I’ve now been a “real lawyer” for about six weeks now. I had anticipated writing more frequently than I have, but as I had suspected, I lacked either time, energy, or inspiration whenever I thought about writing again.
The past couple of days have been different for me though. I’ve been continuously thinking about the stress of this new work. I’ve been thinking about where the line is between normal stress and the dreaded “A” word: anxiety.
I have reached a point with work that is requiring me to really think about time management. I’ve had time to make mistakes. I’m learning about the necessity of calculation as opposed to simply looking at the outcome and assuming that I will get what I expect.
I hope that it’s normal for any person to not know the answer to every question on Day 1. I hope that it’s normal for any person to not do everything perfectly beginning on Day 1. I hope that it’s normal to come in some days and struggle with what to do first.
I think it is, particularly because I have been exposed to a few podcasts lately that involve lawyers and former lawyers ruminating on how tough it is to be a lawyer: “Happier” by Gretchen Rubin; “The Lawyer Stress Solution” by Kara Loewentheil; and “The Resilient Lawyer: Integrative Lawyering” by Jeena Cho come to mind. And I consider myself very lucky to have found these resources.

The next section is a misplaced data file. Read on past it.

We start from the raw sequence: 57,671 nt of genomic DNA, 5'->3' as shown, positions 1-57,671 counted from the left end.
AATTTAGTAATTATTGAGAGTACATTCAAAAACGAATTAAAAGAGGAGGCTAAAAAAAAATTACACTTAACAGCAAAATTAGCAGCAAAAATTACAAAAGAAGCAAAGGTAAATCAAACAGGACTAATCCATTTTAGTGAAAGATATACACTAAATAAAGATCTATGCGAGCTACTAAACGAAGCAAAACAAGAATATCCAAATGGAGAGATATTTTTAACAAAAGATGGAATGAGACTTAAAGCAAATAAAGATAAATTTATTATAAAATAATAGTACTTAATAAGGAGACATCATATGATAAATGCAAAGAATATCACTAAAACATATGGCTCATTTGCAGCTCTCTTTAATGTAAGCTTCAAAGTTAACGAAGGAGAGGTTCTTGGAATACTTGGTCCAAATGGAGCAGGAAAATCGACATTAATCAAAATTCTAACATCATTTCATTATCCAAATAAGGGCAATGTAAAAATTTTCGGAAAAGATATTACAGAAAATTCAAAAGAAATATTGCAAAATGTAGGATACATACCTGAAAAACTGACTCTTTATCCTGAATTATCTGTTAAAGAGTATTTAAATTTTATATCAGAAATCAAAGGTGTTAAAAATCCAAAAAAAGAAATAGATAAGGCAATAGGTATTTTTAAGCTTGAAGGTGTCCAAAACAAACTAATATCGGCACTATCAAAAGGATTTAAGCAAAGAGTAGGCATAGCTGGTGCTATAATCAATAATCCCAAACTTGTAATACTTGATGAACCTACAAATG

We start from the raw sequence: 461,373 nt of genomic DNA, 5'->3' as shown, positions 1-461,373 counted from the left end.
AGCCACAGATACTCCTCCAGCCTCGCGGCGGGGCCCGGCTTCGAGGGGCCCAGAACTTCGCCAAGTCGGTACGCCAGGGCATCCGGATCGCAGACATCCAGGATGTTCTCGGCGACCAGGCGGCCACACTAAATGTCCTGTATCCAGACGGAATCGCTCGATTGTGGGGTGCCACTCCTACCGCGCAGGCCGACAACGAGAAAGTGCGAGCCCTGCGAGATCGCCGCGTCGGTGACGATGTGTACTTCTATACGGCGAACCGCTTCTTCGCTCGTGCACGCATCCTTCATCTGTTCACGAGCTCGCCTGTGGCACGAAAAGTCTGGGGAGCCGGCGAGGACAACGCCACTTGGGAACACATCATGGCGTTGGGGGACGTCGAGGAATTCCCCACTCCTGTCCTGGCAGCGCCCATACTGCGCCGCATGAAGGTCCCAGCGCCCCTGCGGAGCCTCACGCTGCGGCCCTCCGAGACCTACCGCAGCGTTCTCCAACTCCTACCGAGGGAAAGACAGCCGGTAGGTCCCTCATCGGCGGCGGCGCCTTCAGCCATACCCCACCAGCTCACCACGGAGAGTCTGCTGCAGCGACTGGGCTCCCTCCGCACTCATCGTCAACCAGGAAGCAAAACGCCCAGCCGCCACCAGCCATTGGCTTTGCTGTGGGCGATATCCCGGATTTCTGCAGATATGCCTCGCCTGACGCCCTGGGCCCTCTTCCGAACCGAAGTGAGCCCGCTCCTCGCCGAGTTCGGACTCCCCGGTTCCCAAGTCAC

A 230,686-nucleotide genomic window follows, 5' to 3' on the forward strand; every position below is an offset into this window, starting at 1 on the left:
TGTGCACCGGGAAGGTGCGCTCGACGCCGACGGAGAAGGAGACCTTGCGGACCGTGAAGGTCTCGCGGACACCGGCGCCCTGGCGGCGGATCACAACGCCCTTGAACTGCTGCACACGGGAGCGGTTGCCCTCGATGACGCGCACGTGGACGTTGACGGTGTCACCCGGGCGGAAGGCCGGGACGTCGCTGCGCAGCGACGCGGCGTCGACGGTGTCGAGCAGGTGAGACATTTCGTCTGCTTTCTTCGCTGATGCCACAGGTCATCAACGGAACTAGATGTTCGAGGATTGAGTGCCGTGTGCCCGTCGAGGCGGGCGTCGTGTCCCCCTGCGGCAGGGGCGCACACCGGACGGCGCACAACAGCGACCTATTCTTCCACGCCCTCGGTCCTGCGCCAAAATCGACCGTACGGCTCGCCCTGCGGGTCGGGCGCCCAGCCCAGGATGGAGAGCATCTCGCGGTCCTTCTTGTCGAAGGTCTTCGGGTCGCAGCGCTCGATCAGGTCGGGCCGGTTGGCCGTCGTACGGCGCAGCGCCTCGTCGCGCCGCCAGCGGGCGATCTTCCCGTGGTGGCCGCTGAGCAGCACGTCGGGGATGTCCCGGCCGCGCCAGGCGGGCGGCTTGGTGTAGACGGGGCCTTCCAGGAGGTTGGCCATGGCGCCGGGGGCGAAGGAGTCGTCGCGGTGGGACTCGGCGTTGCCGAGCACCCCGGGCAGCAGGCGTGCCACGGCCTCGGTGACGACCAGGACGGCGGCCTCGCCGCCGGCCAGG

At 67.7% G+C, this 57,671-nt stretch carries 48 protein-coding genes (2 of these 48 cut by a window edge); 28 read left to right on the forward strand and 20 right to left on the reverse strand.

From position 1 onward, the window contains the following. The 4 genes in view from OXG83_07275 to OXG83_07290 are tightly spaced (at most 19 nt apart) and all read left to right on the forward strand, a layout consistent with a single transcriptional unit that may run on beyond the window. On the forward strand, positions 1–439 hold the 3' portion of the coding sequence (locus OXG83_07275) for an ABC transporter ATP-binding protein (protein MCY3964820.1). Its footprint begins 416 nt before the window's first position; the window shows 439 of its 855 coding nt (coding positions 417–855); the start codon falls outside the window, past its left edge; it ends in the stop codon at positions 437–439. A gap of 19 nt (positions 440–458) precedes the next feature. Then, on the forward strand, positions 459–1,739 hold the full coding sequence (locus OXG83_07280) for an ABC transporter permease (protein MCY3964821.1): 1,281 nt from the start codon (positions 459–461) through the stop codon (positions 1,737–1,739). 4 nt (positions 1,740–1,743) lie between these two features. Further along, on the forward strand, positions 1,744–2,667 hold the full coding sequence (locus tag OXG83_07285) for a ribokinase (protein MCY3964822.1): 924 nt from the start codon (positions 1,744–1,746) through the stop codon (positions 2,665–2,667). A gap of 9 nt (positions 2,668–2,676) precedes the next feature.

Having learned about how to take control of the other aspects of my life and manage them to the best of my ability allows me to focus on the stress of work when I’m at work with minimal stress about outside concerns. Having learned about the difference between thoughts and feelings gives me greater ability to differentiate between what is real and what is being manufactured by my brain. And having greater ability to observe and control the things my brain is manufacturing allows me to work on tuning out the things I cannot control and allows me to focus on the things that I can control.
I’m by no means indicating that I’m doing splendidly at any of those things, but I think I’m probably better off than people who started this career (or who have been in the career for a long time) without these tools and this knowledge. This information, I think, is what is keeping me from crossing the line from being stressed about work to being anxious about work. I don’t regret taking the job, and I don’t regret any of the things that I’ve done in the job. I’m doing the best I can, using the resources available to me at work, and learning from my mistakes. And I guess that’s all I can do. The rest just has to be filtered out, and handled in a healthy way.
Oh, and for those who want to know what I’ve been working on: writing collection letters and demand letters to settle claims; defending a deposition (that was grueling); learning how to properly bill my time; drafting complaints; and trying to network with people who might trust me to help them with the most important parts of their lives.